Tag Archives: myofascial release

Massage Video: Working with Shoulder Pain After Surgery

Here’s a new video about how I work with postsurgical shoulder pain. I talk about my strategy, and I demonstrate specific techniques for working gently from a myofascial perspective:

I’d like to highlight something that’s changed for me in my practice: While I do explore the client’s range of motion, I do my best to avoid those painful end-points. Over the course of my career, I’ve found that mobilization can work just as well (or better!) when it’s done painlessly. If done patiently and with good communication, it can be a way of demonstrating to the client that safe movement is possible. I’ve frequently had clients stand up with a greater comfortable range of motion despite the fact that I didn’t try to increase that ROM on the table!

I’ve also started erring on the side of less specific work during that first session, especially in areas that are prone to guarding or spasm. That specific stripping and trigger point work can still be incorporated in future sessions, but by working broadly at first, I can help the client gradually get used to movement and contact without provoking spasm or next-day tightness. ... continue reading.

Massage Tutorial Video: Sciatica Myofascial Release Techniques

Today’s massage tutorial video is on sciatica pain and how to deal with it from a myofascial perspective:

You’ll notice that I don’t spend much time focusing on piriformis or any of the hip rotators. I don’t target the lumbar paraspinals or the sacrum. Instead, I encompass all of these areas in broad “steamroller” techniques that grab the fascia and give it some traction. I’ve had much more success with this approach than any specific neuromuscular work.

I also include some mobilization of the hip as I work, bringing it into different angles of rotation and abduction. While I can’t affect any disc dysfunction that might be present, I do think that I can work with spasm and hypertonicity down the line. Nothing in the body happens in isolation—if there’s nerve impingement near the spine, there’s tight muscle and hypersensitivity nearby, and we can work with that! ... continue reading.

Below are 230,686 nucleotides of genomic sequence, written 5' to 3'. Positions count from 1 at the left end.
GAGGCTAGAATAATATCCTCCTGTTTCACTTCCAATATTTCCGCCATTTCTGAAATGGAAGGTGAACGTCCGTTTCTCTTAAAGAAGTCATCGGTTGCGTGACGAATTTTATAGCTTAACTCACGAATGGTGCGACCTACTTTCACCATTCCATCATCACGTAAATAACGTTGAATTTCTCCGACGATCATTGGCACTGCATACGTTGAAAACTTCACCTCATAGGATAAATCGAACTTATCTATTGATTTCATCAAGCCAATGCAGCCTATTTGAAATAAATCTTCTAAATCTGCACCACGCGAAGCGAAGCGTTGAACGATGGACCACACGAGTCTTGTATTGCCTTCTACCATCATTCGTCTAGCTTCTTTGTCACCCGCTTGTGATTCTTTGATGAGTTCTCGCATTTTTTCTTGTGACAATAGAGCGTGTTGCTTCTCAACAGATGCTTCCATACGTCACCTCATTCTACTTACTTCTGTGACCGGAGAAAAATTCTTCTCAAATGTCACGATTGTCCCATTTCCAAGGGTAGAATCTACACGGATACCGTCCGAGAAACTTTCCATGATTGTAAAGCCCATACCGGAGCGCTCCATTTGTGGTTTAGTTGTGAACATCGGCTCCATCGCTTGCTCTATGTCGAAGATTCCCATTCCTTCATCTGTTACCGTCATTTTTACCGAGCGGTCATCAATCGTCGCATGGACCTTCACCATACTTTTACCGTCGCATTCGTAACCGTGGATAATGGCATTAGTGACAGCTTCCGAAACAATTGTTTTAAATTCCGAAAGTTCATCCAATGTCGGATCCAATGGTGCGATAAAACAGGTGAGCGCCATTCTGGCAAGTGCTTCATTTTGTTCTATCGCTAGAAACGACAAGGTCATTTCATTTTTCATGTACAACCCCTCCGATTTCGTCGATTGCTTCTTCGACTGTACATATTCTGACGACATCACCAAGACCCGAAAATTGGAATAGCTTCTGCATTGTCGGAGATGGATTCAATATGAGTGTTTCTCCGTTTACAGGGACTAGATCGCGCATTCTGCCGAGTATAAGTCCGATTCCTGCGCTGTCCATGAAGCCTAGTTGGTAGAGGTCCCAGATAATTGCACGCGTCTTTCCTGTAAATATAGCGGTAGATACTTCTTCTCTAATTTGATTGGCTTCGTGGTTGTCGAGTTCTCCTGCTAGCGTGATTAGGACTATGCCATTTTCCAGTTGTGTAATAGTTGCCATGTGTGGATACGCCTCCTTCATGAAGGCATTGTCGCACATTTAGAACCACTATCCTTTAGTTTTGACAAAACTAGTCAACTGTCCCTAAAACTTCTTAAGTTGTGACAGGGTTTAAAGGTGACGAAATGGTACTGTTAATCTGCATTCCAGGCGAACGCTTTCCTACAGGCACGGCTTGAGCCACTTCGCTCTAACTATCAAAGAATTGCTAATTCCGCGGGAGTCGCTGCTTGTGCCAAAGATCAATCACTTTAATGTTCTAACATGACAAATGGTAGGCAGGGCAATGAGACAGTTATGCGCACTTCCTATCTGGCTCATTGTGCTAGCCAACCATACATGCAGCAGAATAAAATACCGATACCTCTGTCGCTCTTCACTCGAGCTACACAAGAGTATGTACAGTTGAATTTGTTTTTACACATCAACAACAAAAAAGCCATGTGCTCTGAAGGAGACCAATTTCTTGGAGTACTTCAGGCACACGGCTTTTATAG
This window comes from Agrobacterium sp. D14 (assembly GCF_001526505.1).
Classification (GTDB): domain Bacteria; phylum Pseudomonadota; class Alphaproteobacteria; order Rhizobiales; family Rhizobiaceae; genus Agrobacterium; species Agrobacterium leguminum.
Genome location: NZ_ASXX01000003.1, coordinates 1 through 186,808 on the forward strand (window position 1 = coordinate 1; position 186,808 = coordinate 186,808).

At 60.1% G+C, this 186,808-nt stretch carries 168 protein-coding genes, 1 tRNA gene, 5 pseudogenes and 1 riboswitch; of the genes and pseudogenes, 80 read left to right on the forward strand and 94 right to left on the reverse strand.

Massage Technique Video: Myofascial neck spreading/stretching

This one’s a simple myofascial spreading technique for the neck and chest:

I use two hand tools for this—a loose fist to glide up the neck, and a palm to spread the upper chest tissue laterally. Make sure to use broad, slow pressure with both, and to conform your tools to the changing landscape underneath them.

I prefer this over traditional neck stretches taught in massage classes. It still gives the client a deep feeling of stretch, but it keeps them within their comfortable range of motion. As long as you work broadly and slowly, you can use firm pressure without compromising the sensitive tissues in the cervical region. Let me know what your clients think! Like I say in the video, I’ve found it to be a real crowd-pleaser 🙂

Massage Tutorial Video: How to massage a “crick in the neck”

New massage tutorial video! This one’s on working with stiff necks, or “neck cricks.” As always, I come at this from a myofascial perspective, rather than trying to stretch the kink out or “break up knots.” I do a quick anatomy review of levator scapulae, and then I demonstrate my protocol on a client:

This is one of the few areas where I feel like massage can “fix” acute pain in one or two sessions. If I work slowly and give this area the time it needs, I can typically help them stand up from the experience with much of their range of motion restored.

I think that the “neck crick” phenomenon exemplifies one of reasons why massage is so useful. A little muscle in our neck gets irritated, and suddenly we have a huge amount of impairment. Rather than feeling like a spasm, it can often feel like a bone is out of place, which is a scary sensation. Suddenly, many of our tasks of daily living become more difficult, and even sleep can be out of reach. ... continue reading.

Massage Tutorial Video: Myofascial release for TMJ/jaw pain

This one’s on easy myofascial release techniques for TMJ pain:

As you may have noticed, I don’t do any intraoral work here. In fact, I don’t spend much time focused on any one muscle, let alone seeking out trigger points. Instead, I approach this broadly, using slow fascial traction to “iron out” the entire region. With just two passes (one with client engagement), I find that my clients tend to experience a big drop in jaw tension.

In fact, this is one of the few areas that I feel like I can “fix.” If you’ve followed this page for a while, you know that I’m not a big fan of that concept. Most pain resolution happens over the course of many sessions, along with new habits on the part of the client. Jaw pain, however, is something that can resolve after just a couple of massages, often with a big reduction in symptoms after just one. Let me know if you have a similar experience! ... continue reading.